Dr. Shaun McKay discusses face-to-face, online, and hybrid instruction costs moving forward throughout 2020 and beyond.

MANORVILLE, NY /November 10, 2020 / The education industry has completely transformed due to the COVID-19 pandemic. Educators and students were forced to transition from in-person classes to online courses in a matter of days. However, arguably the largest educational debate of the year began when it came time to start a new semester in the fall.

Schools around the nation, elementary through university, were forced to decide whether to continue solely with online courses, offer in-person instruction, or use a hybrid system of the two. Education expert Shaun McKay recently discussed the costs that these styles of learning have moving forward.

“Higher education has been seeing the implementation of massive open online courses (MOOCs) for a couple of years, even before the pandemic began,” Shaun McKay said. “However, the American Federation of Teachers has pointed out that online courses, while convenient, may not entirely be the answer.”

Shaun McKay explained that many education professionals and teachers agree technology cannot substitute for teacher-student engagement. Many of the skills acquired in a university setting can’t be accessed online. Higher education student success is highly based on their interactions with scholars and students from varying backgrounds and cultures.

Shaun McKay added that advancements in open online courses could further devalue teachers and their work. Many investors see online learning ventures as some of the latest, most profitable startups. These investors are often more interested in profit than what works best for students’ success, resulting in marginalizing faculty to save cost. Shaun McKay fears that there could be a transformation in teaching online that would be more focused on profit than a quality education.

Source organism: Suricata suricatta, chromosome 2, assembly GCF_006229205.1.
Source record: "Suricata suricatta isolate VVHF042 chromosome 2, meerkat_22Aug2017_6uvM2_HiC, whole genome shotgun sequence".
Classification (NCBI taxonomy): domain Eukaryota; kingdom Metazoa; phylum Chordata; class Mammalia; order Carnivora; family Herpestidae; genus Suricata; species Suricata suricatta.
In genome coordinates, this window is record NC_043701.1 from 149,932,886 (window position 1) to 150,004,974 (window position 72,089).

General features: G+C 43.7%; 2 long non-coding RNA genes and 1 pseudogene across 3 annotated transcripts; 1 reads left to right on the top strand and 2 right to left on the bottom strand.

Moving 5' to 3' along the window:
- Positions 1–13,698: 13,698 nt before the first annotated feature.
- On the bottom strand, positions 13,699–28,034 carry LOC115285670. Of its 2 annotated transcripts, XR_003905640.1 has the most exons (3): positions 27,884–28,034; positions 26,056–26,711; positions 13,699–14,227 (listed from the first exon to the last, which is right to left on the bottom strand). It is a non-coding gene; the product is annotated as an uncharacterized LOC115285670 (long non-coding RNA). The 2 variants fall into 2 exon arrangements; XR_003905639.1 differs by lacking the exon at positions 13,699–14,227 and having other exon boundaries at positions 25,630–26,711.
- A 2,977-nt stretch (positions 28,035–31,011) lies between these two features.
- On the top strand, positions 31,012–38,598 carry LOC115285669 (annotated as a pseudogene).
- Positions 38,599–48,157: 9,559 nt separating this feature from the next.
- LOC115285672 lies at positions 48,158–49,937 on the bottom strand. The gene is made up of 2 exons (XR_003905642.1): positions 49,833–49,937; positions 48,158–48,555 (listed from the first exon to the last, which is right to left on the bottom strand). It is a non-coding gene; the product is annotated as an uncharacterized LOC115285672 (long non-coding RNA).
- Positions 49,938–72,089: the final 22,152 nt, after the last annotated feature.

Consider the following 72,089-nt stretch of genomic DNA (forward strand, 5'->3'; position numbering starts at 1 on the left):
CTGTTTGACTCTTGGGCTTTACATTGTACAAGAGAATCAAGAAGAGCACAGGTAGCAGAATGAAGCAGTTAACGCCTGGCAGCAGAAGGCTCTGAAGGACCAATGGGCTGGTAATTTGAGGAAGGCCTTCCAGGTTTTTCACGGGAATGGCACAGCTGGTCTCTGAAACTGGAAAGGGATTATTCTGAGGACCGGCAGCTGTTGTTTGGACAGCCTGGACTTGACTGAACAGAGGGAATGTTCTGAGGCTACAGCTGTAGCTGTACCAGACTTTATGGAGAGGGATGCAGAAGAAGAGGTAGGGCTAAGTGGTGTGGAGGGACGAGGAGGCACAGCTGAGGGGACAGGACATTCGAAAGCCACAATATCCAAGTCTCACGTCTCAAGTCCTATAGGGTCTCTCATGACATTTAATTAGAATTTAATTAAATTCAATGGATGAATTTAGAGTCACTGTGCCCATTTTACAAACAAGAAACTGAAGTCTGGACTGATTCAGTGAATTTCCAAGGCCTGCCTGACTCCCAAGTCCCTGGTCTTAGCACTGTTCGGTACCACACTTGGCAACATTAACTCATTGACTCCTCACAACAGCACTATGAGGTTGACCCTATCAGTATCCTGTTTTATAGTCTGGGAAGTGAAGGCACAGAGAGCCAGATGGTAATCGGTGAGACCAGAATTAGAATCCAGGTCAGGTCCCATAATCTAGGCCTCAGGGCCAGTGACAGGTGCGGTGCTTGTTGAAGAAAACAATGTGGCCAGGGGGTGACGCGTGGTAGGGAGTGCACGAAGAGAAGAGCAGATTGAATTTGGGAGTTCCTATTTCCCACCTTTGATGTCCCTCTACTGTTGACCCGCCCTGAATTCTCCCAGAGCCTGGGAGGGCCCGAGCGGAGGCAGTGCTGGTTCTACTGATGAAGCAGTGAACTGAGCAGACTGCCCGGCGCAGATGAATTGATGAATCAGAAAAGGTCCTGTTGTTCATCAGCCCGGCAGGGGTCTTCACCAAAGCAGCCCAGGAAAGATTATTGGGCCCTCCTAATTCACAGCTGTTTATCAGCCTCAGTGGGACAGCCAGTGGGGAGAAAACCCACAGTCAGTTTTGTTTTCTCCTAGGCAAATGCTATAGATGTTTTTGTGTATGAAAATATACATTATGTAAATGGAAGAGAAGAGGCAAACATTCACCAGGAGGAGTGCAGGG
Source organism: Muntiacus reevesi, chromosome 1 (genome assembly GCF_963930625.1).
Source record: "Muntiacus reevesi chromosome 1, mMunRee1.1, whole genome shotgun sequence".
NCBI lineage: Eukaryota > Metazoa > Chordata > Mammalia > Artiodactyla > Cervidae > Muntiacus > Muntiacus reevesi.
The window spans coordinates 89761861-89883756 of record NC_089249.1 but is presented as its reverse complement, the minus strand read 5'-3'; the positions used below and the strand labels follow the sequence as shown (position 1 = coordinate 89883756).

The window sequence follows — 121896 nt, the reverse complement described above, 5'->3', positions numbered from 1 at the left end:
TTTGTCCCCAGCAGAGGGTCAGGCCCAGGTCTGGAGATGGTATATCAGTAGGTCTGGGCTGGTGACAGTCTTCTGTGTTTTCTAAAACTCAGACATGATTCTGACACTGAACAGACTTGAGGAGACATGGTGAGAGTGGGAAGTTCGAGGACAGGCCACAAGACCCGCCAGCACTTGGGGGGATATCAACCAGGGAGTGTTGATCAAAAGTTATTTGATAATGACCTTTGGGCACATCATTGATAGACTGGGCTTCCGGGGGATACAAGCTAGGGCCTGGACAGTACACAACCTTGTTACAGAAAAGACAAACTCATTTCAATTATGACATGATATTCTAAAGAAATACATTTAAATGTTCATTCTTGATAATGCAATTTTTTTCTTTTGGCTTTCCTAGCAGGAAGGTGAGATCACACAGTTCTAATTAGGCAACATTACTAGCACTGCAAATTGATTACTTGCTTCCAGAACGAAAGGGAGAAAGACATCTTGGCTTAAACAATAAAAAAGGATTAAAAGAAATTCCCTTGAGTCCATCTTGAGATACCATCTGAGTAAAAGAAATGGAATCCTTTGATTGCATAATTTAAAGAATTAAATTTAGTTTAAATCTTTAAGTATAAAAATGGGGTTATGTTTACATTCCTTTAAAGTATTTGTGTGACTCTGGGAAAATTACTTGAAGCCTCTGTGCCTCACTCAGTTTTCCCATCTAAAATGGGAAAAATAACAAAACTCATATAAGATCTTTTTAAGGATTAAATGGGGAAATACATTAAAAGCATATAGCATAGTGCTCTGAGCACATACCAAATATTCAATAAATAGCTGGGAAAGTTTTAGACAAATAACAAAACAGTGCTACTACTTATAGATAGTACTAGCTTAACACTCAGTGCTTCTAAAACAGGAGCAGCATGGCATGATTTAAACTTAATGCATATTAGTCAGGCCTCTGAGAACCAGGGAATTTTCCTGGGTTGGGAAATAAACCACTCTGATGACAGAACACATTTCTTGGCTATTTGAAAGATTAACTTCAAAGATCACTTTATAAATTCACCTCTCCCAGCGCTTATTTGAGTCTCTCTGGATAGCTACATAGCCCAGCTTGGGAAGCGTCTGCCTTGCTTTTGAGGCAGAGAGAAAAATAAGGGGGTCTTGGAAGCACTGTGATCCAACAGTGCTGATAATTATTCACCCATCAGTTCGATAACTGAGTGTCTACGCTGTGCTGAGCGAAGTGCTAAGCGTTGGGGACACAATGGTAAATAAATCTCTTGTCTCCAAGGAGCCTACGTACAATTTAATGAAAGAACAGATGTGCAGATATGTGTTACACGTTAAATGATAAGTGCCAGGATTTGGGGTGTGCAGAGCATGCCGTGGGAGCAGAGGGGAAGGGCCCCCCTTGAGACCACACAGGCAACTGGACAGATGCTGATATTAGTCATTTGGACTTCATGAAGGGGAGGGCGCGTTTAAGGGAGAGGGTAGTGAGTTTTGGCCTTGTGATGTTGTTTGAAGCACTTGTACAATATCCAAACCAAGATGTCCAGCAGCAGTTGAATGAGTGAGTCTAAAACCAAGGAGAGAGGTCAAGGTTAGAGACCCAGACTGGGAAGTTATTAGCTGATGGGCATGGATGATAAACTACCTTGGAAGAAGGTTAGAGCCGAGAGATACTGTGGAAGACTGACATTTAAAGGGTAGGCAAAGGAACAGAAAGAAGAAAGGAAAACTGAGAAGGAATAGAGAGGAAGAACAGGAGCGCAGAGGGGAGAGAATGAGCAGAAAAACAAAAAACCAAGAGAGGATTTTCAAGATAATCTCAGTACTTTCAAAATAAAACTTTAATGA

“Right now, hybrid courses are seen as a generally useful option during the coronavirus pandemic,” Shaun McKay added. “They’re similar to online courses, but students continue to have ways to interact in-person with peers and faculty.”

Shaun McKay explained that hybrid courses are a generally new concept, so they’re not currently offered at all schools or for all classes. However, students and faculty have found them to be a reasonable answer to the challenges of the coronavirus pandemic. Students and faculty enjoy the benefits of face-to-face interaction, along with the convenience and safety of online instruction.

“Different students have different strengths and weaknesses when it comes to learning in various class structures,” Shaun McKay said. “While some may be able to thrive in an entirely online setting, it is widely agreed among higher education experts that adult face-to-face involvement is a key element of success. This can be through traditional face-to-face learning methods or through hybrid settings as needed.”